The Dead Sea Scrolls depict a Jewish community that thought of itself as the righteous remnant of Israel and believed that it held the exclusive understanding of God’s law. For example, the sect adhered to a strict standard of ritual purity and developed a complex process by which previously impure outsiders joined the exclusive, pure community. Numerous texts display contempt for the perceived impurity of the Jerusalem temple and its priests.
This placed the sectarians in a constant state of hostility toward other contemporary streams of Judaism. The community divided humanity into predestined lots of good and evil. It viewed itself as the righteous Sons of Light and other Jews and foreigners as the Sons of Darkness. The community looked forward to an end-time war in which these enemies would be destroyed. This portrait of the sect draws from the community’s writings found among the Dead Sea Scrolls: the Rule of the Community, the Damascus Document, the War Scroll, Miqsat Ma‘ase ha-Torah (Some Works of the Law), the Pesharim (prophetic commentaries), the Thanksgiving Hymns, and the Rule of the Congregation. This community was in existence from the second century B.C.E. through the first century C.E.
Alongside the unifying elements, many of the community’s texts reflect significant differences. For example, the Damascus Document contains substantial rules regarding women and sexual activity. In contrast, the Rule of the Community contains virtually nothing regarding women and, along with some other texts, seems to discourage sexual activity. Scholars now generally agree that the Dead Sea Scrolls reflect the existence of several interrelated groups. For example, the Rule of the Community consistently uses the self-designation yahad (community). In contrast, the Damascus Document refers to rules for those living in the “camps” (mahanot) and employs the self-designation “congregation” (edah). Many scholars propose the existence of a parent group from which a more hard-line sectarian faction developed. Others suggest that the distinct rules and views are representative of different divisions in a broader network of sectarian communities located throughout the land of Israel.
The proximity to Qumran of the eleven caves housing the Dead Sea Scrolls suggests that some part of the sectarian community resided there. The physical remains of Qumran from around 100 B.C.E. through 68 C.E. reflect an intense focus on ritual purity (for example, the many ritual baths). This evidence suggests that Qumran housed the hard-line faction who had retreated to the desert for a life of piety. Alternatively, Qumran may have been home to an elite group within the broader network of sectarian settlements.
Scholars have long identified the sectarian community with the ancient Jewish group known as the Essenes. This identification is based on the parallels in thought and practice between the Dead Sea Scrolls and the description of the Essenes found in the works of the first century writers Josephus, Philo, and Pliny the Elder. This straightforward identification is complicated by the recognition of several sectarian groups in the scrolls. Moreover, many aspects of the scrolls do not align with ancient descriptions of the Essenes. Despite these reservations, the parallels clearly point to some aspect of Essene identity for the sectarian community.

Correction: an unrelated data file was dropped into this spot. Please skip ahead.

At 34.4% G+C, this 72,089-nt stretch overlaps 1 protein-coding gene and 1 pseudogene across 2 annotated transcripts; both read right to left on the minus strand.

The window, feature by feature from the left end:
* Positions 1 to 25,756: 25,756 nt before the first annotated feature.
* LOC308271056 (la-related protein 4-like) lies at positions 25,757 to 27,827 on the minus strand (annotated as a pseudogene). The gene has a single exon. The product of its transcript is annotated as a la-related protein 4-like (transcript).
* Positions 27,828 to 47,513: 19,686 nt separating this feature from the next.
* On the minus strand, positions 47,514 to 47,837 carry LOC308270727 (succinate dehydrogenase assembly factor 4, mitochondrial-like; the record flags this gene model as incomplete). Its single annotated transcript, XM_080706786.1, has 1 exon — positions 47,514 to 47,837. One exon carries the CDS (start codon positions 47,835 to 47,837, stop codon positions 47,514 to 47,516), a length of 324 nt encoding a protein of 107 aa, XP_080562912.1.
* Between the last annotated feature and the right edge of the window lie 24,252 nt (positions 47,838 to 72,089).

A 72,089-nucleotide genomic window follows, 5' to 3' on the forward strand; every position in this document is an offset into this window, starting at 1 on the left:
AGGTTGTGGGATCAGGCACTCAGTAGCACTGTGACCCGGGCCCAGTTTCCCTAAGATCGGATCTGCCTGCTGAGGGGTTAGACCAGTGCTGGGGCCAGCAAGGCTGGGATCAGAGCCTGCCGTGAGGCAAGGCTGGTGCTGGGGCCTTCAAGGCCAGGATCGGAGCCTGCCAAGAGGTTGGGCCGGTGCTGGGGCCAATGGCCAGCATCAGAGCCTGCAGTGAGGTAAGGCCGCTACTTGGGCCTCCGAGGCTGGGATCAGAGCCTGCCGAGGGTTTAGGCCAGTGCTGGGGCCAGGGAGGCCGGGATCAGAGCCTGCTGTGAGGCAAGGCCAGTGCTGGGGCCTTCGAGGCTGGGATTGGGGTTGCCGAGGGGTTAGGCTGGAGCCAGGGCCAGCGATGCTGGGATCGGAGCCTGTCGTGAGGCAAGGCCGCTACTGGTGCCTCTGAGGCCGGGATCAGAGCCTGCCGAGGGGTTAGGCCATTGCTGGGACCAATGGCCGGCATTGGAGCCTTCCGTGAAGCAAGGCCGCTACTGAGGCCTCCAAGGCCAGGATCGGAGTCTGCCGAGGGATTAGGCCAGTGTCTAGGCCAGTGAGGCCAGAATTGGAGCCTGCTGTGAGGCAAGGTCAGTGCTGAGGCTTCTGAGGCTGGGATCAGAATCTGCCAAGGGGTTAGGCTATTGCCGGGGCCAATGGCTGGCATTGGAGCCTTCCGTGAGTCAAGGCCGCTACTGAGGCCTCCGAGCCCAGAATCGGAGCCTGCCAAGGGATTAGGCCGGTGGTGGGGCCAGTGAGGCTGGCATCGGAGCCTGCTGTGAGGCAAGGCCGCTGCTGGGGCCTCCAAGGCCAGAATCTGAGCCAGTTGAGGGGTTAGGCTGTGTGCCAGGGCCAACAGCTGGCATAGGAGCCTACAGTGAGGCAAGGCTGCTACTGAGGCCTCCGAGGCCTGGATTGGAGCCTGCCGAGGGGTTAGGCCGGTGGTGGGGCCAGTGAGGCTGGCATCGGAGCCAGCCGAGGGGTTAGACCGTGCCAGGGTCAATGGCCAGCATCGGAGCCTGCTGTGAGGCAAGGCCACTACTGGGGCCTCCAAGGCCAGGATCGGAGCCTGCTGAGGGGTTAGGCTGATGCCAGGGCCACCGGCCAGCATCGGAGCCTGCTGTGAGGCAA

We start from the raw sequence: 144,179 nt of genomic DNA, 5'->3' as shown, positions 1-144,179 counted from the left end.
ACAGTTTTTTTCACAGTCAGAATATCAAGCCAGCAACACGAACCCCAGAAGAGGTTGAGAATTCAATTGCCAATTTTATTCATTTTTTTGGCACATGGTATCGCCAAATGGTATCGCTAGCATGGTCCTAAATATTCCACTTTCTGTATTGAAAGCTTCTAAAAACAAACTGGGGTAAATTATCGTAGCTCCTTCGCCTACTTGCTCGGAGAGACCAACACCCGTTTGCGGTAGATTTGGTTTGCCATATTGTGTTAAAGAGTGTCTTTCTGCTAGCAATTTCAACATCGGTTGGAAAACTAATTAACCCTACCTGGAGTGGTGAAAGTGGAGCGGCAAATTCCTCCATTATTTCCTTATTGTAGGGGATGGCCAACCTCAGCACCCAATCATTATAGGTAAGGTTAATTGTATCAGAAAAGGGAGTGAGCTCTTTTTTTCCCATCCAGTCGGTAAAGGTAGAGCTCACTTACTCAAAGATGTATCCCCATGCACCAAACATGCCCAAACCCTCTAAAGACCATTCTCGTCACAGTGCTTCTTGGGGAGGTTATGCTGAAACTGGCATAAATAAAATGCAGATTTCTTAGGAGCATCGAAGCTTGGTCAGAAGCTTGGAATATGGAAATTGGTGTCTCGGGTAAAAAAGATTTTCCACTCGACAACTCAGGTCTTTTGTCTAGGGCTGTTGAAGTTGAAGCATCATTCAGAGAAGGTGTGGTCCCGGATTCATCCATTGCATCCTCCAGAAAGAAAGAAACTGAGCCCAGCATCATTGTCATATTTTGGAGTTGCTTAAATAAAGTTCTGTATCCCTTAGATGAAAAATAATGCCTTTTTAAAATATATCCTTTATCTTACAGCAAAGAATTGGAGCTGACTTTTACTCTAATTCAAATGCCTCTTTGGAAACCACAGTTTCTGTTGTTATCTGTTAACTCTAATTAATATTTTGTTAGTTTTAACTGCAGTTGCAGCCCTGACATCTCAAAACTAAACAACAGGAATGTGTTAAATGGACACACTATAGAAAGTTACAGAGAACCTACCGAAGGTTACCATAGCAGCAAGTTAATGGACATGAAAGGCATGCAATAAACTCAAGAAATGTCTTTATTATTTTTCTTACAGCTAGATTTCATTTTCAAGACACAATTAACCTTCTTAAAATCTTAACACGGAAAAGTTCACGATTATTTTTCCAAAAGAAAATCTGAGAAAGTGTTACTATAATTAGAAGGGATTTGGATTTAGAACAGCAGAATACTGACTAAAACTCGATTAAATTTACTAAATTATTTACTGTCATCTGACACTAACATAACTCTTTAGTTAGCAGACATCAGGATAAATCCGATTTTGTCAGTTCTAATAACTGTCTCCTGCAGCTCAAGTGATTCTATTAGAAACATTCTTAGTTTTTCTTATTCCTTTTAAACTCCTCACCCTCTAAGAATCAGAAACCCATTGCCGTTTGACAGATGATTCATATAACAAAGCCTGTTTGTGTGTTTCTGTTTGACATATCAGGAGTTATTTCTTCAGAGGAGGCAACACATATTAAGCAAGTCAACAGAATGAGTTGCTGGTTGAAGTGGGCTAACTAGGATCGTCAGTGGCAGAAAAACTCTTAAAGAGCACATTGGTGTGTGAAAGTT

Alex P. Jassen is associate professor of Hebrew and Judaic Studies at NYU. He is the author of Mediating the Divine: Prophecy and Revelation in the Dead Sea Scrolls and Second Temple Judaism (Brill, 2007). He is a member of the international editorial team responsible for publication of the Dead Sea Scrolls.
A collection of Jewish texts (biblical, apocryphal, and sectarian) from around the time of Christ that were preserved near the Dead Sea and rediscovered in the 20th century.
A group of people attending religious services, worshiping.
A period of time that appears most often in apocalyptic texts and refers to a future time marked by radical change, at the end of human history.
An ascetic sect of early Judaism whose adherents probably included the inhabitants of Qumran (the site of the Dead Sea Scrolls).
Contaminated as a result of certain physical or moral situations, and therefore prohibited from contact with holy things. (See also: "purity" (HCBD).)
A Jewish historian from the first century C.E. His works document the Jewish rebellions against Rome, giving background for early Jewish and Christian practices.
The religion and culture of Jews. It emerged as the descendant of ancient Israelite Religion, and is characterized by monotheism and an adherence to the laws present in the Written Torah (the Bible) and the Oral Torah (Talmudic/Rabbinic tradition).
A Jewish philosopher who lived from roughly 20 B.C.E. to 50 C.E. whose writings bridge Greek culture and Jewish thought.
Devotion to a divinity and the expression of that devotion.
A first-century C.E. Roman soldier, lawyer, and writer who pursued a philosophy of nature and the physical world.
An archaeological site on the western shore of the Dead Sea, in modern Israel, where a small group of Jews lived in the last centuries B.C.E. The site was destroyed by the Romans around 70 C.E. The Dead Sea Scrolls were found in caves near the site and are believed by most scholars to have belonged to the people living at Qumran.
Collective ceremonies having a common focus on a god or gods.
Pools of water used for ritual purification in Jewish practice.
Related to a particular religious subgroup, or sect; often used in reference to the variety of Jewish sects in existence in the Roman period in Judea and Samaria.
The third division of the Jewish canon, also called by the Hebrew name Ketuvim. The other two divisions are the Torah (Pentateuch) and Nevi'im (Prophets); together the three divisions create the acronym Tanakh, the Jewish term for the Hebrew Bible.